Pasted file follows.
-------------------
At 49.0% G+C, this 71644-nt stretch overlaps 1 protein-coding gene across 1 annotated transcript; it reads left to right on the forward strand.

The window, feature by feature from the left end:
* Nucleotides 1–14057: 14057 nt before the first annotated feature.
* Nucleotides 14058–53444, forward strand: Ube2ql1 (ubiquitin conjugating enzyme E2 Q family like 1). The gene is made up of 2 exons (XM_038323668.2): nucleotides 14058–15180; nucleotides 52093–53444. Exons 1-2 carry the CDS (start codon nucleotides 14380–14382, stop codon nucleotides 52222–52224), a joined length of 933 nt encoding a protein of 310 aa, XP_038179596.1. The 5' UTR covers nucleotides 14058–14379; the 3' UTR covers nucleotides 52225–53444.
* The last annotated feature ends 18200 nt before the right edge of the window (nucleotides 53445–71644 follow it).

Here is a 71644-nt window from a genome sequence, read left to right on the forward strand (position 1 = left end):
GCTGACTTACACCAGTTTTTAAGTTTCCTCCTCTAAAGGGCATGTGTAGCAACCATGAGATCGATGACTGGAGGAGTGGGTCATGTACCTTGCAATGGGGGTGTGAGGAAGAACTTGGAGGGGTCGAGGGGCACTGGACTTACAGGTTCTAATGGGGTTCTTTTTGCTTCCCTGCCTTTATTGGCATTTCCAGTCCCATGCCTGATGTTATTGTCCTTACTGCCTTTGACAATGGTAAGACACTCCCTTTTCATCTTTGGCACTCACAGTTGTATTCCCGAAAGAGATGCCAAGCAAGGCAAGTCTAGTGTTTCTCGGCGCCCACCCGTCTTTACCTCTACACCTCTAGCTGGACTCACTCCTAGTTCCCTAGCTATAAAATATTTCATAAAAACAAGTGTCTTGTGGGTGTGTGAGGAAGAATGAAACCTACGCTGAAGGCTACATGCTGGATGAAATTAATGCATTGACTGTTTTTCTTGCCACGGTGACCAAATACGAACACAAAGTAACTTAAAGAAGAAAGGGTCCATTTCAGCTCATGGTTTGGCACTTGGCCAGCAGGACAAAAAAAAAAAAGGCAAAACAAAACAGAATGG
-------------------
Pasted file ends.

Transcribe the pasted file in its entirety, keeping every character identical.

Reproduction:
At 49.0% G+C, this 71644-nt stretch overlaps 1 protein-coding gene across 1 annotated transcript; it reads left to right on the forward strand.

The window, feature by feature from the left end:
* Nucleotides 1–14057: 14057 nt before the first annotated feature.
* Nucleotides 14058–53444, forward strand: Ube2ql1 (ubiquitin conjugating enzyme E2 Q family like 1). The gene is made up of 2 exons (XM_038323668.2): nucleotides 14058–15180; nucleotides 52093–53444. Exons 1-2 carry the CDS (start codon nucleotides 14380–14382, stop codon nucleotides 52222–52224), a joined length of 933 nt encoding a protein of 310 aa, XP_038179596.1. The 5' UTR covers nucleotides 14058–14379; the 3' UTR covers nucleotides 52225–53444.
* The last annotated feature ends 18200 nt before the right edge of the window (nucleotides 53445–71644 follow it).

Here is a 71644-nt window from a genome sequence, read left to right on the forward strand (position 1 = left end):
GCTGACTTACACCAGTTTTTAAGTTTCCTCCTCTAAAGGGCATGTGTAGCAACCATGAGATCGATGACTGGAGGAGTGGGTCATGTACCTTGCAATGGGGGTGTGAGGAAGAACTTGGAGGGGTCGAGGGGCACTGGACTTACAGGTTCTAATGGGGTTCTTTTTGCTTCCCTGCCTTTATTGGCATTTCCAGTCCCATGCCTGATGTTATTGTCCTTACTGCCTTTGACAATGGTAAGACACTCCCTTTTCATCTTTGGCACTCACAGTTGTATTCCCGAAAGAGATGCCAAGCAAGGCAAGTCTAGTGTTTCTCGGCGCCCACCCGTCTTTACCTCTACACCTCTAGCTGGACTCACTCCTAGTTCCCTAGCTATAAAATATTTCATAAAAACAAGTGTCTTGTGGGTGTGTGAGGAAGAATGAAACCTACGCTGAAGGCTACATGCTGGATGAAATTAATGCATTGACTGTTTTTCTTGCCACGGTGACCAAATACGAACACAAAGTAACTTAAAGAAGAAAGGGTCCATTTCAGCTCATGGTTTGGCACTTGGCCAGCAGGACAAAAAAAAAAAAGGCAAAACAAAACAGAATGG